A full scale ITS might indeed require a new pad, but a mini ITS could be sized up to the limit of LC39A (1/3 of ITS lift off thrust matches Saturn V very well).

I was addressing either case. The problem for a 7 to 9 Raptor booster is not launch. SpaceX has nowhere to build or test a vehicle that size and length, and no way to move it to the facilities they do have. They would need new manufacturing and test facilities either at the Cape, or on a waterway. For a 12m booster it only gets worse.

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The performance capability of FH is too small even with a substantial Raptor upper stage to throw a large mass towards Mars.
The expected refurb costs of FH boosters would be a significant bottleneck to send a large volume of people and cargo towards Mars.

Wrong. An upper stage optimally sized for FH could most likely land 40 to 50 tonnes on Mars, if the assumptions inherent to the ITS design are correct. And SpaceX expects to refurbish F9 boosters in 24 hours, which basically means just inspecting them before reflight. So FH turnaround would be reasonably fast and cheap.

Besides, there's no need to send "large" volumes of people or cargo to Mars in the next decade - at least not significantly larger than the 40-50 tonnes or cargo and 6-8 people that could be delivered with 5 FH/Raptor upper stage flights. There's nothing inherent to the ITS plan that requires 100 or 300 tonne payloads. It's a problem of capability, not capacity.

Quote
I don't see a reason for anxiety even if it takes 10 years for ITS to be flying. Even IF there's no mini ITS in between.
If it takes 5 or 8 years to a mini ITS, so be it. I think SpaceX can do it within 3-5 years after Raptor is flight qualified.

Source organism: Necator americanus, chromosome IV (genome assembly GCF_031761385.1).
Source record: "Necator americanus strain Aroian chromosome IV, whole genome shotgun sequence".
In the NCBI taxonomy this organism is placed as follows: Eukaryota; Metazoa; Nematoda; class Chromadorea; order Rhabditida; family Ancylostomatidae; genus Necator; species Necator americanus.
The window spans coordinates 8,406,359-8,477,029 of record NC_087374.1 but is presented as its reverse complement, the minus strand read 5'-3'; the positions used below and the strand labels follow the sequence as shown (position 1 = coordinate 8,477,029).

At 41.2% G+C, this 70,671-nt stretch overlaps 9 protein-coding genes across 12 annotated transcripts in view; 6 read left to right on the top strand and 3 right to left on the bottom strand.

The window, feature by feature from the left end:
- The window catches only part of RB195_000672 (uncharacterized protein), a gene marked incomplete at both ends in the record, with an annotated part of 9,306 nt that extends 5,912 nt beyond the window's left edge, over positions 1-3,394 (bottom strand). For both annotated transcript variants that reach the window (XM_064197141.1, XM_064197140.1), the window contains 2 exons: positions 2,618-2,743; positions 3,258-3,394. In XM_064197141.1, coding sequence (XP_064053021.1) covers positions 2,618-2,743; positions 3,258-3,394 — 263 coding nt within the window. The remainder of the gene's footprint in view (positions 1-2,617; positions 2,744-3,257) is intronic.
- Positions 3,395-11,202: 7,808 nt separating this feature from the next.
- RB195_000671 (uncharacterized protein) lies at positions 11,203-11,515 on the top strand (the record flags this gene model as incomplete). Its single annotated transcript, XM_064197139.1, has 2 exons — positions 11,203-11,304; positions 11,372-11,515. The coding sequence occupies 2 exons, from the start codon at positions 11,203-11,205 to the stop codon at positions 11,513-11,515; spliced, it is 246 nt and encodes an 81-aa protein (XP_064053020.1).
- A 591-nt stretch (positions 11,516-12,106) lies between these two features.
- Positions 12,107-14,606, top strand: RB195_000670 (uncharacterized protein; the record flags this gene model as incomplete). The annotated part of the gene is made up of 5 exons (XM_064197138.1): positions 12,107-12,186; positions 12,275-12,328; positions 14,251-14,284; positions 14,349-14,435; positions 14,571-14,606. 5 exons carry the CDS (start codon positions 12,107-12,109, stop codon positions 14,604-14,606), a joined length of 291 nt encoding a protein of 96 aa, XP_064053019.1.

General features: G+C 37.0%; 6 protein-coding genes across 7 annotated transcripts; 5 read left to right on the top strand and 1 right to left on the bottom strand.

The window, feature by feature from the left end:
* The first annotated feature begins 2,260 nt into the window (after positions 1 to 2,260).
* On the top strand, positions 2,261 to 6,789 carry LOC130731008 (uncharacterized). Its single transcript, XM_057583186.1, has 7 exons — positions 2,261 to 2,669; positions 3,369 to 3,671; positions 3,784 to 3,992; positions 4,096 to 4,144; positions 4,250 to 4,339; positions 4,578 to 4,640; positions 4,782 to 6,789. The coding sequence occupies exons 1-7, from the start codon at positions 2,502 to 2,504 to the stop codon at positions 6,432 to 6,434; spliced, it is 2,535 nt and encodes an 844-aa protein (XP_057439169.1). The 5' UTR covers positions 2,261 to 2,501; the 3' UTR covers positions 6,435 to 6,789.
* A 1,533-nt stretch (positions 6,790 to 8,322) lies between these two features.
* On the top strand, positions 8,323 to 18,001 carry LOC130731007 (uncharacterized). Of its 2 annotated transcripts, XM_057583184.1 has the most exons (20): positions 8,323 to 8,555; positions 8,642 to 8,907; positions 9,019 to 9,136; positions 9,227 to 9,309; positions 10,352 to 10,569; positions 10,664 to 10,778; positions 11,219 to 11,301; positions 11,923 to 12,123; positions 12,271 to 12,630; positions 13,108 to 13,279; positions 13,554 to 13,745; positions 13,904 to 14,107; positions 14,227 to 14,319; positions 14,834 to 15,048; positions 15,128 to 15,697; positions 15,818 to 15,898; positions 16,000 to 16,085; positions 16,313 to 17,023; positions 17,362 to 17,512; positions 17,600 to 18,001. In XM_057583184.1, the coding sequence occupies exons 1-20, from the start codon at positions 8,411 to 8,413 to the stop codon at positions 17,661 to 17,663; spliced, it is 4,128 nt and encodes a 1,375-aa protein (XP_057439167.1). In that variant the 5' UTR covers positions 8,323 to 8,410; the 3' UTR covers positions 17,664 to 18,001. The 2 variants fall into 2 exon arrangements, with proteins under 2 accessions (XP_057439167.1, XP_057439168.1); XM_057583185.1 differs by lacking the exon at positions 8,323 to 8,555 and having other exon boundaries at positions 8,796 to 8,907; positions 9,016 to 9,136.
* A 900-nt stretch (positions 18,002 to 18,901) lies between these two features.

A larger single core methane booster is a huge part of the ITS solution.
I think people should have some humility and accept that SpaceX knows a heck of a lot more than you or me, they say the path forward is ITS, with people conjuring this Raptor upper stage to F9/FH based on a contract with USAF that clearly is for the engine only, mentioning an upper stage strictly as one possible application for the engine (as well as the unlikely usage of Raptor for non SpaceX rockets). The USAF contract doesn't mention ITS cause mentioning ITS on a development contract isn't strategical for either USAF nor SpaceX.
Maybe the path forward is a mini ITS to reduce infrastructure costs. A mini ITS would be even better as a complete replacement to FH and likely F9 too.
Mini ITS would both reduce SpaceX margins to access to orbital payloads, bring substantial capabilities towards other non Mars revenue too.

My hunch is this Raptor development contract was one of the agreements that came out of the Falcon 9 USAF certification settlement. One of the several ways in which USAF agreed to make up for SpaceX. I wouldn't read that much further than a means to incentive SpaceX to bring new LVs to market which then USAF/DoD can use.